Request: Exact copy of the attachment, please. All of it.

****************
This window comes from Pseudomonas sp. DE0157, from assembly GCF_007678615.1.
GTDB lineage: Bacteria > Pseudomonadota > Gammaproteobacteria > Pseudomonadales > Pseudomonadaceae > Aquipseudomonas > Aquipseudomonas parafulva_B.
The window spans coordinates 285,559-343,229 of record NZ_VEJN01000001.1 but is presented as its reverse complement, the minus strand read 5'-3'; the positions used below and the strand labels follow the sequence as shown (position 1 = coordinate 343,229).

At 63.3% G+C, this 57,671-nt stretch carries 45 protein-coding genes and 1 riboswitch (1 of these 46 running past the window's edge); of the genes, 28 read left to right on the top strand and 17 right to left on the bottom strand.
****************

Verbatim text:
This window comes from Pseudomonas sp. DE0157, from assembly GCF_007678615.1.
GTDB lineage: Bacteria > Pseudomonadota > Gammaproteobacteria > Pseudomonadales > Pseudomonadaceae > Aquipseudomonas > Aquipseudomonas parafulva_B.
The window spans coordinates 285,559-343,229 of record NZ_VEJN01000001.1 but is presented as its reverse complement, the minus strand read 5'-3'; the positions used below and the strand labels follow the sequence as shown (position 1 = coordinate 343,229).

At 63.3% G+C, this 57,671-nt stretch carries 45 protein-coding genes and 1 riboswitch (1 of these 46 running past the window's edge); of the genes, 28 read left to right on the top strand and 17 right to left on the bottom strand.